In March, 2019, Cyclone Idai struck Mozambique during a randomized controlled trial (RCT) measuring the impacts of a comprehensive community health and development program. The MRR Innovation Lab is expanding this RCT to learn how communities recover from a disaster like Idai and whether the program made communities more resilient. The project also extends USAID research on resilience measurement by field-testing a measure comparing lost wellbeing to an estimation of the level of wellbeing families would have had in the absence of the cyclone.
Cyclone Idai became the most destructive cyclone ever recorded in Africa when it made landfall in Mozambique. The storm caused widespread destruction, displacing 127,500 and affecting 1.85 million. Beyond the initial short-term impact, there is a substantial threat of medium-term food insecurity due to the loss of the 2019 mid-year harvest, and continued risk of waterborne diseases such as cholera.
Idai struck Mozambique during a randomized controlled trial (RCT) to measure the impacts of the USAID-funded Força à Comunidade e Crianças (FCC, “Strengthening Communities and Children”) program, which aims to provide support, protection and care for orphans and vulnerable children (OVC) and their caregivers. FCC is a program of the President’s Emergency Plan for AIDS Relief (PEPFAR), which mandates part of its funding be devoted to programs benefiting children orphaned or made vulnerable by HIV/AIDS.
Through in-home visits, FCC promotes understanding of HIV/AIDS, care for infants and children, nutrition, women’s and children’s rights, savings and other topics. FCC also links families to services, most prominently HIV testing and antiretroviral therapy, and facilitates village savings and loan associations (VSLAs) and stronger social networks in the community.
Idai affected a subset of the 76 communities across three provinces included in the evaluation. Prior to the cyclone, the research team conducted a baseline survey of 4,700 households. A follow-up survey administered from May to November 2019, just after the disaster, sheds light on the disaster’s immediate impacts. Through further study, this tragedy provides a unique opportunity to understand how community-level development programs like FCC might enhance resilience and to field test an expanded measure of resilience.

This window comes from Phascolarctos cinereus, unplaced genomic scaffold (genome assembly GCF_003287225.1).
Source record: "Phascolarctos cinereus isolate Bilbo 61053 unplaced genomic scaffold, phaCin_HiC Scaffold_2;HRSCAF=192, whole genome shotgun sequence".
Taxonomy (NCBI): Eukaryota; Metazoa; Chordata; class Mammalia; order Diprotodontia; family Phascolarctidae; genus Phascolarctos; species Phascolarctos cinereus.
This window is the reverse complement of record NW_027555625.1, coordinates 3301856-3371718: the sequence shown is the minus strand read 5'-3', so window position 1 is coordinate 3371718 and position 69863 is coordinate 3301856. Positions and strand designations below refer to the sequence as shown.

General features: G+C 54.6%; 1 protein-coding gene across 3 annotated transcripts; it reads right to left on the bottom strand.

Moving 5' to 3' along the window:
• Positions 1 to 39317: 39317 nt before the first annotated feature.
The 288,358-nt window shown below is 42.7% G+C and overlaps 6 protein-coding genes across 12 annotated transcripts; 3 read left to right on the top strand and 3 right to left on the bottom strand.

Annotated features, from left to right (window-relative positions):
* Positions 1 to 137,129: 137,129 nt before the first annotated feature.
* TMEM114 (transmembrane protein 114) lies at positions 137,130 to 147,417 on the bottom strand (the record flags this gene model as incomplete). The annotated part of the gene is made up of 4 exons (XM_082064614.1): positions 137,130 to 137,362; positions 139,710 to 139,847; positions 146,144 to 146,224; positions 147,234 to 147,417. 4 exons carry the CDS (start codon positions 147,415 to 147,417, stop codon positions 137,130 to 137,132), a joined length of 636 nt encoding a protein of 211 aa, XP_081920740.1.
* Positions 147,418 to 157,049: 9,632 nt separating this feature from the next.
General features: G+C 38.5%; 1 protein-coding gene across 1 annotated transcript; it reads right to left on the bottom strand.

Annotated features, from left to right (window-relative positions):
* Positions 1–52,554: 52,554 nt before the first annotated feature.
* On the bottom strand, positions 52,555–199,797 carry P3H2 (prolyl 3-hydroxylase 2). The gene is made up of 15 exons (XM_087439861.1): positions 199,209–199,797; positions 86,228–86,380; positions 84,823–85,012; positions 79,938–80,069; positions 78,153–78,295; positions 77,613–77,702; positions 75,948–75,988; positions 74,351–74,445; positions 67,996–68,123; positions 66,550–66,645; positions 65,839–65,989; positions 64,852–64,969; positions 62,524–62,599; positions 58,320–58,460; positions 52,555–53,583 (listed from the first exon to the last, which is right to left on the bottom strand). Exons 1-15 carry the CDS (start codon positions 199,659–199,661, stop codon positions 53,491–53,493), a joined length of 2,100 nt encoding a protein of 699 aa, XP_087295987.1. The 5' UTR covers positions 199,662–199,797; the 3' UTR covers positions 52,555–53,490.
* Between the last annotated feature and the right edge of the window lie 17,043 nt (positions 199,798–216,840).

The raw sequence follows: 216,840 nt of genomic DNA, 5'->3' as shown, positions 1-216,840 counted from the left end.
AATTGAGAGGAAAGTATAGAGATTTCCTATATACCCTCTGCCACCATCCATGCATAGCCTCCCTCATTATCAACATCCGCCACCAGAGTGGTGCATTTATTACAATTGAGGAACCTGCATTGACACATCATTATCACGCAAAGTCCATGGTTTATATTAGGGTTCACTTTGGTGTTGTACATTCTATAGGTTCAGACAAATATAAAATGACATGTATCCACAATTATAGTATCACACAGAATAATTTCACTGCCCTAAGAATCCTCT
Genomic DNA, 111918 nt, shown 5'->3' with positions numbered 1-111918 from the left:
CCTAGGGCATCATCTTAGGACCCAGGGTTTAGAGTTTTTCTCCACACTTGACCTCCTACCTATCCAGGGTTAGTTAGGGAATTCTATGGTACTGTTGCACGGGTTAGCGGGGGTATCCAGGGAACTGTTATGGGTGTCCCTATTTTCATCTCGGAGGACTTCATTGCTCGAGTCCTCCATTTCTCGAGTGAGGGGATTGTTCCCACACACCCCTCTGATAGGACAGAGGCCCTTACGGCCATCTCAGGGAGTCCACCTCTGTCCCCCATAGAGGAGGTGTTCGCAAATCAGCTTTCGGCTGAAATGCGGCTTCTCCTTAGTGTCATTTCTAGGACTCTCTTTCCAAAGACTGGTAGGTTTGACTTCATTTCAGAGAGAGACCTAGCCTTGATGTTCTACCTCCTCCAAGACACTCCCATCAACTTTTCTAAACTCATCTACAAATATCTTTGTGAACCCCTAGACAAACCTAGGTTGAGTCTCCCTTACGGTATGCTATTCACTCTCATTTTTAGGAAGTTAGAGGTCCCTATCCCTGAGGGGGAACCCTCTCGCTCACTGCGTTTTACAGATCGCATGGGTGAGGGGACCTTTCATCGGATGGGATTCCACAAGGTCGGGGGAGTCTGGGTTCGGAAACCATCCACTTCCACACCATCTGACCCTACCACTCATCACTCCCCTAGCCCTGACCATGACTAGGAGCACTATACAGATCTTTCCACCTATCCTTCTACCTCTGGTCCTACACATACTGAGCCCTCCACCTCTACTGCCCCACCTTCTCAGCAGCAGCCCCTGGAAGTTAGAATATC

The MRR Innovation Lab is conducting two additional follow-up surveys one and two years after Cyclone Idai with families who participated in FCC. This work will shed light on three important and related questions about the dynamics of poverty and resilience.
First, how resilient are communities in the face of a major natural disaster? The immediate post-disaster survey documented substantial losses in wellbeing in terms of income, assets, health and other factors. In the long term, these losses could cause families to fall into poverty traps. The two additional surveys will uncover the dynamics of these poverty traps as well as whether and how families recover.
Second, how can we best define and measure resilience? USAID defines resilience as “the ability of people, households, communities, countries, and systems to mitigate, adapt to, and recover from shocks and stresses in a manner that reduces chronic vulnerability and facilitates inclusive growth.” This research builds explicitly on this definition to establish and field-test a measure of resilience.
The research team is building this measure of resilience by comparing families’ lost wellbeing and an estimation of the level of wellbeing they would have had in the absence of Idai. This is possible because of the three provinces included in this RCT, only a subset of communities were affected by the cyclone. In Sofala, all communities experienced at least Category 1 hurricane-force winds but in Manica only seven out of 28 communities did. No Zambezia communities experienced hurricane-force winds.
Third, to what extent does a health and development program like FCC improve resilience in the wake of a major disaster like Cyclone Idai? Combating HIV/AIDS is the central focus of FCC, but the multifaceted approach may have broader development impacts. The research team will establish objectively whether and why FCC communities recover faster compared to communities that did not receive the programming.
This project aims not only to provide evidence on whether the FCC program helps improve post-disaster resilience, but also to shed light on the particular mechanisms—whether improved health, access to savings and credit or enhanced social network connections—that build resilience. Evidence on resilience from Mozambique can create new opportunities to develop programming that promotes resilience that is critical region-wide.
In 2015, Sub-Saharan Africa accounted for more than half of the world’s extremely poor while accounting for only 16.3 percent of world population. The region is unusually vulnerable to natural hazards and other negative shocks caused by high rainfall variability and susceptibility to drought. The region is also vulnerable to humanitarian crises due to conflict, political, and economic causes. All of these factors together amplifies the need to build resilience.
 ACAPS. 2019. “Briefing Note: Mozambique - Tropical Cyclone Idai Update II.”
 World Bank. 2018. “Piecing Together the Poverty Puzzle: Poverty and Shared Prosperity 2018.”
 United Nations. 2018. “Global Humanitarian Overview 2018.”